A creator, such as an artist, musician, photographer, craftsperson, performer, animator, designer, videomaker, or author - in other words, anyone producing works of art - needs to acquire only 1,000 True Fans to make a living.A True Fan is defined as someone who will purchase anything and everything you produce. They will drive 200 miles to see you sing. They will buy the super deluxe re-issued hi-res box set of your stuff even though they have the low-res version. They have a Google Alert set for your name. They bookmark the eBay page where your out-of-print editions show up. They come to your openings. They have you sign their copies. They buy the t-shirt, and the mug, and the hat. They can’t wait till you issue your next work. They are true fans.
I have found that one of the best ways to inspire fans to become True Fans is by being a supporter yourself. Recently I talked about being as awesome a customer as you are a seller and how that builds goodwill in the comic community, and utilizing your influence to help others is a great way to do that. Scott McCloud has used his knowledge to help comic artists for over a generation, and is one of the most quoted comic theorists in the industry. In SEQA, there's a joke that every thesis paper must include one of his works as a source, and in comic circles, his name is a household word. He's achieved this level of prominence by writing books that change how comic artists think about their craft (Understanding Comics, Reinventing Comics), books that make comic theory understandable to a larger audience.
Hooked on Helping Worked for Me
Reviewing comic supplies on my blog (a service to other artists) has gotten me positive attention from companies such as JetPens, which as resulted in link backs and a few opportunities for sponsored reviews (such as my Akashiya Brushpen post), although my original intention was simply to help other artists avoid inferior products that may ruin a project. Retweeting a relevant Copic Marker tutorial that I thought my followers would enjoy won me some Copic swag, which I later turned into a blog post (yay, fresh content!), and running contests has introduced many new readers to my blog. My business model has basically become "do good for others, and good will be done for you."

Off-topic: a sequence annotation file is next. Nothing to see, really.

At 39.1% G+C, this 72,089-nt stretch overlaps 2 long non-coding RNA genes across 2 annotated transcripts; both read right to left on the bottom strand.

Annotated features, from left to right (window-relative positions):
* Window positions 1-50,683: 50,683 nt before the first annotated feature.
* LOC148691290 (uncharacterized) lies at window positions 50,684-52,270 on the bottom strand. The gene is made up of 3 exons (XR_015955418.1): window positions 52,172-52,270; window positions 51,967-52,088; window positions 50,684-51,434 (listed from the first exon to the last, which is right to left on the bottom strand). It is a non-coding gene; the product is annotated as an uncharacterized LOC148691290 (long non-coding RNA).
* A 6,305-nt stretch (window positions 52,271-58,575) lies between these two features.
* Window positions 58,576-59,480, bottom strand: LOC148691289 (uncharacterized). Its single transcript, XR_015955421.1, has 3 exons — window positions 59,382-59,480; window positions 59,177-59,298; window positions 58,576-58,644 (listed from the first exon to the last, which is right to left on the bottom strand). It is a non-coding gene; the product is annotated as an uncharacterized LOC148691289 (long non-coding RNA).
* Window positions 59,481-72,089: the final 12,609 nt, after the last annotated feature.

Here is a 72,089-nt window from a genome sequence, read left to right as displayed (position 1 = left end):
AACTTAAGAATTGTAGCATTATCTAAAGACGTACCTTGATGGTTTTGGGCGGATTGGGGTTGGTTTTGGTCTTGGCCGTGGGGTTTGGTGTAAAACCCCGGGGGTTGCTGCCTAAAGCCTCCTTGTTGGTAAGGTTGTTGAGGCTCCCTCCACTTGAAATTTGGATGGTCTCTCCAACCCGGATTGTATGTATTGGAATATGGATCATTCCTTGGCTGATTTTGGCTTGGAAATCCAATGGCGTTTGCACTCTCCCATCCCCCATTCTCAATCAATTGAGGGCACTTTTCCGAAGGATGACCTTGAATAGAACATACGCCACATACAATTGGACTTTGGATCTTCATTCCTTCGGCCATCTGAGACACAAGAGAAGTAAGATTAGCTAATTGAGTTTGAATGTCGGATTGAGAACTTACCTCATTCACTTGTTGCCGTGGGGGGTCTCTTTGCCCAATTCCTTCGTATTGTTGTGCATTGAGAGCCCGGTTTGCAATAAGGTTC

Every Little Bit Helps
Everyone has a slightly different sphere of influence, and by helping others, you gain access to their sphere of influence. Building goodwill opens many doors, and can lead to introductions, job offers, mentorships, and more. Even someone who seems to be at the bottom of the pile has something to offer, even if it's just future possibilities. While you should not spend all of your time promoting others to the detriment of your own work, a little generosity goes a long way.
Building Influence on Your OwnI realize that many beginning artists may have very little influence to offer others, and may have trouble finding resources to help. Before I started seriously utilizing this blog, it served mainly as an art dump. I updated infrequently, the content was subpar, and I knew few artists to turn to for help. I was, however, adept at FINDING information and resources, scouring the web for free art instruction. My preSCAD art education was self motivated, so I had a good understanding of what other young artists went through in their struggle for improvement. I have utilized those abilities to turn Keep on Truckin, Nattosoup around into a resource for other artists, harnessing the power of my own struggle to break into the comic industry to inspire. While I would like this blog to turn a profit in some way in the future (hopefully through the sale of commissions and comics), I can earn the respect of other artists by sharing my art, experiences, and failures.
Toiling in obscurity, I can appreciate how frustrating it is. I know what it feels like to slave over a mini comic, and no one notices. Rather than complain, or demand attention, I diversified my blog posts, offering content that is interesting to a variety of people. I am not opposed to advertising and self promotion (I utilize those myself) to drive traffic to your intended target, but I believe that the route to lasting readership is through valuable content. I noticed a lack of this in the comic blogs I read, and decided to fill that niche.
It hasn't been easy. One of my goals is to constantly improve the quality of this blog, and that means better content. I don't regret the struggle, and I'm always open to suggestions. I had a proud moment today when two of my artist friends- Sarah Benkin and Heidi Black- asked if they could contribute more guest posts, and we brainstormed future articles. The goals of this blog have changed dramatically, but I feel they have changed for the better.
We could all use a little promotion! Comment below with your art or review blog, and a short blurb explaining what you're doing to improve the art community, and I'll feature you in a plug post in the very near future!